Today’s Six Feet Under story

…comes from The Inquirer. It seems that Irish folk are so attached to their mobiles that they want to take them with them.

3 Responses to “Today’s Six Feet Under story”

  1. bigmacbear says:

    Supposedly the tradition of the Irish wake (the kind where the family and friends stay up all night getting drunk in the presence of the corpse) was also intended to guard against being buried alive.

    I suppose this is the modern-day electronic equivalent, but the traditional method puts the fun in funeral. 😉

  2. anonymous says:

    the link seems more like a teasing than serious news? Cos, waking up after buried alive sounds odd…

  3. chrishansenhome says:

    In the 19th Century there was a lot of anxiety about waking up in your coffin 6 feet under. The founder of Christian Science, Mary Baker Eddy, reportedly requested that a phone be installed in her mausoleum (this may be apocryphal). This way before mobile phones, of course. As bigmacbear mentions above, the Irish wake originally consisted of watching over the body to make sure that the person was actually dead. I think that Edgar Allen Poe wrote a story the point of which was the person waking up dead in his or her coffin. Finally, there have been reports that some coffins, when exhumed and opened, have scratch marks on the inside of the lid, supposed made by the (not yet) dead person after burial but before their death by asphyxiation.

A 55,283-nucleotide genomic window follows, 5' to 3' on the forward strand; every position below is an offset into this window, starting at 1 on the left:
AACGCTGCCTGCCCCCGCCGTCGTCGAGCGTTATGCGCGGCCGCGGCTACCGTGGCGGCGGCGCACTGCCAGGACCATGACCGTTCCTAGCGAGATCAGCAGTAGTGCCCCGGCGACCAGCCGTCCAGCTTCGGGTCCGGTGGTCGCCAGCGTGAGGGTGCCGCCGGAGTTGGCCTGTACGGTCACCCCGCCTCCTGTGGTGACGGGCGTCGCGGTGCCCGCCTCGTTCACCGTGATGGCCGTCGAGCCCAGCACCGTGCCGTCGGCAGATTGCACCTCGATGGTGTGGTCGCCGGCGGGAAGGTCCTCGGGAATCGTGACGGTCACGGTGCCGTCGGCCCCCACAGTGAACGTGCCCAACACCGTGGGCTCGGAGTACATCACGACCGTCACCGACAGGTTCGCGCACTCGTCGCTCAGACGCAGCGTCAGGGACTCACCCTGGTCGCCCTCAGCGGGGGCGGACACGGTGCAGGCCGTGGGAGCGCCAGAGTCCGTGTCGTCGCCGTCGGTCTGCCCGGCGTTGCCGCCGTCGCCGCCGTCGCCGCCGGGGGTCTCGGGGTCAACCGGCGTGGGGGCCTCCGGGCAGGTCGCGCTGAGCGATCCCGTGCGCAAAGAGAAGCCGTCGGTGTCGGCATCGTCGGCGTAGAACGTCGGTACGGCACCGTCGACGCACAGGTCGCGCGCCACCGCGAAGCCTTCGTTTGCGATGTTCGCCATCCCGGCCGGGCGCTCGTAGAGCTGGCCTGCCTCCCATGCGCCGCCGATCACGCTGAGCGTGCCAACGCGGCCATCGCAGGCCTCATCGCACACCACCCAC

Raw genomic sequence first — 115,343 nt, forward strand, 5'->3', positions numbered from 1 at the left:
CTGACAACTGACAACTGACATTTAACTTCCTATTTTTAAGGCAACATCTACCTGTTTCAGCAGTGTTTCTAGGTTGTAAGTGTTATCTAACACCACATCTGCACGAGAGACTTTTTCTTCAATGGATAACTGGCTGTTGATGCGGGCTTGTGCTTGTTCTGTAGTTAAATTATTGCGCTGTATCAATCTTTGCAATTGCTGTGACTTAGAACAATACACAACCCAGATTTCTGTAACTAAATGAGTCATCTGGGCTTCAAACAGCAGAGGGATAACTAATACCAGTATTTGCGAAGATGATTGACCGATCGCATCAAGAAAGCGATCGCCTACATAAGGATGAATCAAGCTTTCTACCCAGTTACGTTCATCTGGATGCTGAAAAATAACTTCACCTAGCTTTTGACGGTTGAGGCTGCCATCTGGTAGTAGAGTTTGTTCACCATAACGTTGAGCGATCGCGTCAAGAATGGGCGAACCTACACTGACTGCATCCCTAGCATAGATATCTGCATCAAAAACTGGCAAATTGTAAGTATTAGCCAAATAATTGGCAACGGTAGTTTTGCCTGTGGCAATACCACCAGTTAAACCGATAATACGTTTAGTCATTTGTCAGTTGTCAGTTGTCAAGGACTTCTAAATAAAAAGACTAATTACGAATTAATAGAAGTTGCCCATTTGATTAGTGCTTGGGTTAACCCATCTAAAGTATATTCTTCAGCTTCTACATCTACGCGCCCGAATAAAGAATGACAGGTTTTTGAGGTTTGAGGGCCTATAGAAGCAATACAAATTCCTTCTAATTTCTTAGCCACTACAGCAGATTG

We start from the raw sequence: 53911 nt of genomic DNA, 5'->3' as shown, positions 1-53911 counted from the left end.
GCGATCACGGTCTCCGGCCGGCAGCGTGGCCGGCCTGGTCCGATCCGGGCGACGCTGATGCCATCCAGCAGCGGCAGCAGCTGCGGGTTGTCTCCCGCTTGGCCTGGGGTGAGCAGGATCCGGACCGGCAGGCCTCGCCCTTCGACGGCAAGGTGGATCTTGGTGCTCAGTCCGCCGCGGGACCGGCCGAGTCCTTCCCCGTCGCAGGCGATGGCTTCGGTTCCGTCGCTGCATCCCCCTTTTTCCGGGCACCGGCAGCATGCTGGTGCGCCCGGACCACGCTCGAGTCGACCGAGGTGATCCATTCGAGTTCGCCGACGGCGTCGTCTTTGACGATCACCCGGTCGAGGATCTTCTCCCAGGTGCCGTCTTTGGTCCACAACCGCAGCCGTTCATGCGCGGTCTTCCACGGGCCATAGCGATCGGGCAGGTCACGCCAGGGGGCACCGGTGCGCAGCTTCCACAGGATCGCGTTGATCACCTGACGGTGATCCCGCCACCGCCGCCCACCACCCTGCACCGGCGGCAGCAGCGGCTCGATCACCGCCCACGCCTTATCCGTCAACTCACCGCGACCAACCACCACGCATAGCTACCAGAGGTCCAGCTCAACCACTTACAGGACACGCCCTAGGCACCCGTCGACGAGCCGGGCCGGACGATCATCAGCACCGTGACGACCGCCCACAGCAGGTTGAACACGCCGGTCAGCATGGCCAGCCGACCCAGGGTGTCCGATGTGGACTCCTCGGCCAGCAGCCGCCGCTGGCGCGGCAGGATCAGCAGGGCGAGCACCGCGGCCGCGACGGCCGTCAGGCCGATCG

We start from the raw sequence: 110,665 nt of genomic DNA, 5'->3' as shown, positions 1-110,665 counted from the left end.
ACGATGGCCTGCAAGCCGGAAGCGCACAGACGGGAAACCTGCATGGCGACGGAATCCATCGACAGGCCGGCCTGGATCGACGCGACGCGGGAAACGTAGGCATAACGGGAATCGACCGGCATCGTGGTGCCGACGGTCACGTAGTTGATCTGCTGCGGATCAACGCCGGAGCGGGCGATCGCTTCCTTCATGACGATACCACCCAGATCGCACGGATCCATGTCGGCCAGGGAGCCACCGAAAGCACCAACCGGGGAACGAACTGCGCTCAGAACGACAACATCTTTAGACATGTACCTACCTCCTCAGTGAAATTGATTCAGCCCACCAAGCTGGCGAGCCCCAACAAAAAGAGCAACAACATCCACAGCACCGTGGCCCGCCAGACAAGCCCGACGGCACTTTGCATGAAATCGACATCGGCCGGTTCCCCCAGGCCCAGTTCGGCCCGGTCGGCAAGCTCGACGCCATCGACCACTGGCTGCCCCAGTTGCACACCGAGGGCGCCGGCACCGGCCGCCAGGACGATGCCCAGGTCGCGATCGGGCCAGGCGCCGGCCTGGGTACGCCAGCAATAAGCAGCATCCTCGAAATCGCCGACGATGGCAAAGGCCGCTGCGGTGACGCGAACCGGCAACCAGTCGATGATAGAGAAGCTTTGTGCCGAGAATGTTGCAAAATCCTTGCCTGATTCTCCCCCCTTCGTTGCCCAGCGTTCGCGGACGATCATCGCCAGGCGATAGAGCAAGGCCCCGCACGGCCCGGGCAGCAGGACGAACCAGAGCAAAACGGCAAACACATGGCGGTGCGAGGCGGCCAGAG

The prevalence of embalming nowadays in the US and many other places makes it unlikely that many people are buried alive, as if you were alive the embalming process will definitely kill you.

    Lastly, I heard of a tale where a man inthe US was buried with a lottery ticket in the pocket of his suit that was a multi-million dollar winner. The relatives got him dug up to retrieve the ticket. Luckily, they didn’t have him cremated.